NYSE McClellan Oscillator, Daily chart
So while we've got some market breadth warning indicator lights going off, it doesn't mean the engine driving this thing is going to immediately seize up. Price is king and that's what we have to watch to see when price tells us the rally might be finished. In the meantime bears need to continue to be patient and bears need to be cautious. Stops on long positions should be tucked in tighter.
The SPX weekly chart below shows how close price now is to the trend line along the highs from April 2010 - May 2011, which is currently near 2053. Considering where we are in the rally pattern from October I don't believe the rally will extend beyond that trend line, and that's if it's even reached. What's not clear at this point is whether the October-November rally will complete all of the 5th wave in the move up from October 2011 or just the 1st wave of the 5th wave. The risk for those who want to hold on during a pullback, with the expectation that the rally will continue into next year, is that the pullback could turn into a more serious decline. Only after we get a pullback/decline will we have a better sense of what should follow. But in either case, we should be looking for at least a pullback very soon.
S&P 500, SPX, Weekly chart
The daily chart below also shows the trend line along the highs from July-September, which is currently near 2045. In between is the broken uptrend line from November 2012 - February 2014, near 2051. That gives us an upside target zone by these trend lines at 2045-2053.
S&P 500, SPX, Daily chart
Key Levels for SPX:
- bullish above 2055
- bearish below 2001
The rally from the pullback on October 22nd had been contained in a parallel up-channel, as can be seen on the 60-min chart below. SPX then dropped out of the channel, did a little back-test and then ran out sideways. From an EW perspective, the 1st wave (up to the October 22nd high) is an extended wave and it's common in that case to see the 3rd through 5th waves achieve equality with the 1st wave, which is the projection shown at 2055. That opens the target zone slightly to 2045-2055. It doesn't mean SPX will get there, or stop there, but it's a potentially important area to watch for a top.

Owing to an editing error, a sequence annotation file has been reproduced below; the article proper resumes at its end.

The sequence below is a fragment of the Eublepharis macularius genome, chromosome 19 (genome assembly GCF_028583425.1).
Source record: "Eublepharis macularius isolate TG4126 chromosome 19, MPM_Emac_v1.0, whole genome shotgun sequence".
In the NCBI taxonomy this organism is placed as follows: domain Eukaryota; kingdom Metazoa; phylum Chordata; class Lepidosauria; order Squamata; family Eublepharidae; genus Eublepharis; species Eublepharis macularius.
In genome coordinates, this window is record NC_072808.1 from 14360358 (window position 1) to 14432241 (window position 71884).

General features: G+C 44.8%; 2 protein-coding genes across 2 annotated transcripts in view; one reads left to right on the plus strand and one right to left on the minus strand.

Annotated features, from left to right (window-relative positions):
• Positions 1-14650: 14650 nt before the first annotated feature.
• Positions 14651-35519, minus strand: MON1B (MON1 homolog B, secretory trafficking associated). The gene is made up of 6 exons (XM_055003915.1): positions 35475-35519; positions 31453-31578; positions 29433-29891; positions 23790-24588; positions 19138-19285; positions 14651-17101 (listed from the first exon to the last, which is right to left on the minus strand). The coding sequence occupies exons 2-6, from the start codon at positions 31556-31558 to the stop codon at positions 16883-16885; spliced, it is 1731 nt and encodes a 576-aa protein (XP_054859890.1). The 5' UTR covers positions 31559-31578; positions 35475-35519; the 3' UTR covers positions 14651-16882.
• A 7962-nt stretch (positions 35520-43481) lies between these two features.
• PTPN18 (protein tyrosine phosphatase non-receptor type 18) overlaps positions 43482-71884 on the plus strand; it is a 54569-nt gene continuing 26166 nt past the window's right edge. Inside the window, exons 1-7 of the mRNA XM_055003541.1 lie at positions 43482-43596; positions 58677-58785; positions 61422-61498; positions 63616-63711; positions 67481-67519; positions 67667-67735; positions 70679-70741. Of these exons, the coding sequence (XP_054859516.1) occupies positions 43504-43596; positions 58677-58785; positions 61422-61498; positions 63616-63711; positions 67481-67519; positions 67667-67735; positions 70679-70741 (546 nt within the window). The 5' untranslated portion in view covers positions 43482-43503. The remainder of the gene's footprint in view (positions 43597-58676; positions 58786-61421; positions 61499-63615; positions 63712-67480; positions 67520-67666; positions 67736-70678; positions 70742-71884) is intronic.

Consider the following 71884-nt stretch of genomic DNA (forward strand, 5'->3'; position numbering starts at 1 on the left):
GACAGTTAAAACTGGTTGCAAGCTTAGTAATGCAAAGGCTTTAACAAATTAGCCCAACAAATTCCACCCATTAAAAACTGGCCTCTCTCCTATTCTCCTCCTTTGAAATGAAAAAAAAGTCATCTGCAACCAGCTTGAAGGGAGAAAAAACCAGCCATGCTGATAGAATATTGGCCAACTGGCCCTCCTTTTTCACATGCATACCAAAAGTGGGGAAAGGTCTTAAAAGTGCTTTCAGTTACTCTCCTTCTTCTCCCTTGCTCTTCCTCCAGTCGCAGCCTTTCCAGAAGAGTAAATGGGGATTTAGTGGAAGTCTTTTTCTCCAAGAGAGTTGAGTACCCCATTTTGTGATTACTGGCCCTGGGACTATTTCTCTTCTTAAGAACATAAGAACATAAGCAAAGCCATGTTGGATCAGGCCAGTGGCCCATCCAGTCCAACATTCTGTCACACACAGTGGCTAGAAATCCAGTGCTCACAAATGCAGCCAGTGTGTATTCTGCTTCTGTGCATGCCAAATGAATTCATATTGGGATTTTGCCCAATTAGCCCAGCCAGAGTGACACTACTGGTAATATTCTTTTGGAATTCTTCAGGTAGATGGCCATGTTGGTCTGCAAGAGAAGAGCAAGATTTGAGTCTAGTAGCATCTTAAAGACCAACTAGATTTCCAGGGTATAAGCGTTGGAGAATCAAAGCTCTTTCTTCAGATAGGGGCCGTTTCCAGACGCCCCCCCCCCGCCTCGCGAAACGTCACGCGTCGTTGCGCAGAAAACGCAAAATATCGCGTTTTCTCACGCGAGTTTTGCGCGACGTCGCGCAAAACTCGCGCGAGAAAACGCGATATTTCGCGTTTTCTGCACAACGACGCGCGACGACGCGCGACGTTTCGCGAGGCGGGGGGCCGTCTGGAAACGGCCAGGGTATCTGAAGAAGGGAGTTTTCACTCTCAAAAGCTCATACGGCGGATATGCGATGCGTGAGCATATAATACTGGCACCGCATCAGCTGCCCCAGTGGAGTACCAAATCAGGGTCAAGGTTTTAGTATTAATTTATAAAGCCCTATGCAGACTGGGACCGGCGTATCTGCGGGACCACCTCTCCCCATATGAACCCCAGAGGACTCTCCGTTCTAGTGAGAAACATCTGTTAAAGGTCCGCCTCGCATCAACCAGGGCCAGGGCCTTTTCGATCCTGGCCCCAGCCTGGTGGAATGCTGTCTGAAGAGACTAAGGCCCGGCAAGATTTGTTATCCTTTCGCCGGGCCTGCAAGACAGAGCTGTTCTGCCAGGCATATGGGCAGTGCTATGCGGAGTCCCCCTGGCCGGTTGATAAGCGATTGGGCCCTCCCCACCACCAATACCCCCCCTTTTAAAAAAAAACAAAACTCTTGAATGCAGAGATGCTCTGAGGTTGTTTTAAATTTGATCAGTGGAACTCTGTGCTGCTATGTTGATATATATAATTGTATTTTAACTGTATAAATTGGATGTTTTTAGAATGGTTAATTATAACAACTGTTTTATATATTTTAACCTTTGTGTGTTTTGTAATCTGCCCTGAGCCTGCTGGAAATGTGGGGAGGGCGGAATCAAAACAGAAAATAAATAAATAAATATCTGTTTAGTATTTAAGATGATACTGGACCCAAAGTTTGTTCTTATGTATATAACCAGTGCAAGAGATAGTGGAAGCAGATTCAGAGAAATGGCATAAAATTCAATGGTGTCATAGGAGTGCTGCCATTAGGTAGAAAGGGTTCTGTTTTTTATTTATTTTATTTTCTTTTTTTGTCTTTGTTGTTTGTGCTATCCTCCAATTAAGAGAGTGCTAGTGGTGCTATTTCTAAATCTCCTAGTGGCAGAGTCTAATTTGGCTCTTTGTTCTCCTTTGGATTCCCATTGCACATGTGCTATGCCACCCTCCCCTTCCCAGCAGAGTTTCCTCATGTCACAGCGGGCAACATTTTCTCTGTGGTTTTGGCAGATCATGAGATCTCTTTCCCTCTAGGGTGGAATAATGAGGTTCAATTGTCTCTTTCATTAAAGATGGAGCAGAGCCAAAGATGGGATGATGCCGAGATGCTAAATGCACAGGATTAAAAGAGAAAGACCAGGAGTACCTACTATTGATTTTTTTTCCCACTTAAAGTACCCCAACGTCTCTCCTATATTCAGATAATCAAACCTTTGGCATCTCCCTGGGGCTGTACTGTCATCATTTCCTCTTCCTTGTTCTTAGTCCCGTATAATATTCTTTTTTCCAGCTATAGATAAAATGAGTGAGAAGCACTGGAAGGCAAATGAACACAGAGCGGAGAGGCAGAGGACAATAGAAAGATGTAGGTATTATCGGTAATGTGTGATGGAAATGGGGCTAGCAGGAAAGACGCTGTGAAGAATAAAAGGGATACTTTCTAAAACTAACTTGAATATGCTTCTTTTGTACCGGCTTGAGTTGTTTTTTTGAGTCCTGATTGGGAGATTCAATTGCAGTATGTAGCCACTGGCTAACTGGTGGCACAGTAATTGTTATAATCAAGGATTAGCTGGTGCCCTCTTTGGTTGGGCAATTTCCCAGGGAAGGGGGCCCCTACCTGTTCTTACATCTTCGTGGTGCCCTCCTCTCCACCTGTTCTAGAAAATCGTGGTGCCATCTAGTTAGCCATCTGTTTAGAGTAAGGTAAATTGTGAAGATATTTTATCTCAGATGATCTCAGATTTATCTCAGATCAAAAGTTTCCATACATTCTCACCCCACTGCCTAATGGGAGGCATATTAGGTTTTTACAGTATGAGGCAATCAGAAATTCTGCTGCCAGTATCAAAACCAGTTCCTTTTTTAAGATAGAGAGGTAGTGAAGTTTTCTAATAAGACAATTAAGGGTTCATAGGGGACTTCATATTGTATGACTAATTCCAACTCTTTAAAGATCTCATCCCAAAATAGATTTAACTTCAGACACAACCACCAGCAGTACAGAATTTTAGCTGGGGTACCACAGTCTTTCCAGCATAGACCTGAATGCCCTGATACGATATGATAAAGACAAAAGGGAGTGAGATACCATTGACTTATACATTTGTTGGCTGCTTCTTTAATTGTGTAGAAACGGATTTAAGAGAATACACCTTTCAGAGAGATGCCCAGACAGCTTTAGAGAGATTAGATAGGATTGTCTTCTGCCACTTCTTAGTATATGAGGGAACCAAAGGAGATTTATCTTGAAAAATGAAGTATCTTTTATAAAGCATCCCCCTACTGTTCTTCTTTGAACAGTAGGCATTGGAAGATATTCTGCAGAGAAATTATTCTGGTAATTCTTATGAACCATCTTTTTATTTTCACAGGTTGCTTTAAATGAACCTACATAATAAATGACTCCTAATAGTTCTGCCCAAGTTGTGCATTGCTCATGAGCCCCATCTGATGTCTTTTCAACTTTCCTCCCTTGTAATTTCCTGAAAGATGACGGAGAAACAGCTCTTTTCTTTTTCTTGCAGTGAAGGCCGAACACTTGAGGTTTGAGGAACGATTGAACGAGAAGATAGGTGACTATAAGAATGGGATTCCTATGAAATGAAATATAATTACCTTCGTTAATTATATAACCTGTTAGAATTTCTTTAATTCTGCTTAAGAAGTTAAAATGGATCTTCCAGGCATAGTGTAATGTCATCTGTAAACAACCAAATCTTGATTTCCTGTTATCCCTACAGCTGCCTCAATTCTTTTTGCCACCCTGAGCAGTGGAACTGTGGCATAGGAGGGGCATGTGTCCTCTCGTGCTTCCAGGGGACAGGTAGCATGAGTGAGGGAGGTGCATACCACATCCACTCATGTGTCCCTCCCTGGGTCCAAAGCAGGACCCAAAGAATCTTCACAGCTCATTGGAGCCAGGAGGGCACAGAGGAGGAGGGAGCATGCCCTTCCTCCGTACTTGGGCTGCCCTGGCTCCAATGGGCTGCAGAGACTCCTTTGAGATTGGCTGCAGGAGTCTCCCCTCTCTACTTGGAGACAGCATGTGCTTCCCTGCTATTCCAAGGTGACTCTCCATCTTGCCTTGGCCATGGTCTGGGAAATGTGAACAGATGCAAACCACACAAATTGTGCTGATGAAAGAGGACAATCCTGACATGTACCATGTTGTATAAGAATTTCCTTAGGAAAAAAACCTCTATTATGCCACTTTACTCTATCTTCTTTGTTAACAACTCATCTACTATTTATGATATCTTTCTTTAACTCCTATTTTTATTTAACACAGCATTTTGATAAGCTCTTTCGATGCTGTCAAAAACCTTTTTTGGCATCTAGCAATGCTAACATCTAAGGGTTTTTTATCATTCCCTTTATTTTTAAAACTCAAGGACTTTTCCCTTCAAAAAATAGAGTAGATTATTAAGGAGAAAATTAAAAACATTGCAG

S&P 500, SPX, 60-min chart
With SPX rolling over and out of the parallel up-channel it's giving us the appearance of a rolling top following the November 3rd high. In addition to the 5th wave being a choppy ending pattern, the fact that it's creating a rolling top says the rally shouldn't have much more gas left in the tank. All the indexes have this rolling-top pattern and therefore bulls are being forewarned here.
The DOW has a little more upside potential if it's going to reach its trend line along the highs from May 2011 - May 2013, which is currently up near 17820, another 200 points higher. That would have SPX blowing through its resistance zone on its way to 2060-2070 so we'll see how SPX does if it reaches 2055. This morning the DOW found support at its broken trend line along the highs from December 2013 - July 2014 and its uptrend line from November 2012, both near 17520. It's possible to look at today's candle as a hanging man doji but it would not be confirmed bearish until the DOW drops back below support and this morning's low.
Dow Industrials, INDU, Daily chart
Key Levels for DOW:
- bullish above 17,500
- bearish below 17,278
Last week NDX had formed a sideways triangle continuation pattern, which typically leads to the final move (up in this case). From an EW perspective a 4th wave triangle is a common pattern and it leads to the 5th wave. A sideways triangle is filled with choppy moves, which it was, and if that choppy price action continues into a choppy rally it's usually a very good sign that the 5th wave is going to form an ending diagonal (rising wedge). It's an ending pattern and so far this week's price action supports that interpretation, which shouldn't gain many more points. In fact it's possible this afternoon's high was the completion of the pattern.
The small rising wedge for this week's choppy rally points to a possible top around the 4200 area (today's high was 4199) while the daily chart points to a little higher potential. The trend line along the highs from April 2010 - April 2012 is currently near 4215 and the 127% extension of its September-October decline is near 4233. Above 4235 would be a bullish move but at the moment the EW count and the ending pattern suggests this rally could top out at any time.
Nasdaq-100, NDX, Daily chart
Key Levels for NDX:
- bullish above 4235
- bearish below 4126
The ending diagonal 5th wave idea is shown on the 15-min chart below. It argues for a top sooner rather than later, potentially at this afternoon's high. The pattern for the 5th wave, up from November 6th, is hard to decipher and the wave count is my best guess at the moment. The matching wave labels on MACD support the count but it means it will need to turn back down right here right now. If it continues higher we'll then have at a minimum a larger rising wedge but it remains an ending pattern regardless and therefore not a good time to chase it higher from here. A drop below this afternoon's low near 4187 would be a bearish heads up and below yesterday's mid-morning low near 4174 would confirm the rally is likely done.
Nasdaq-100, NDX, 15-min chart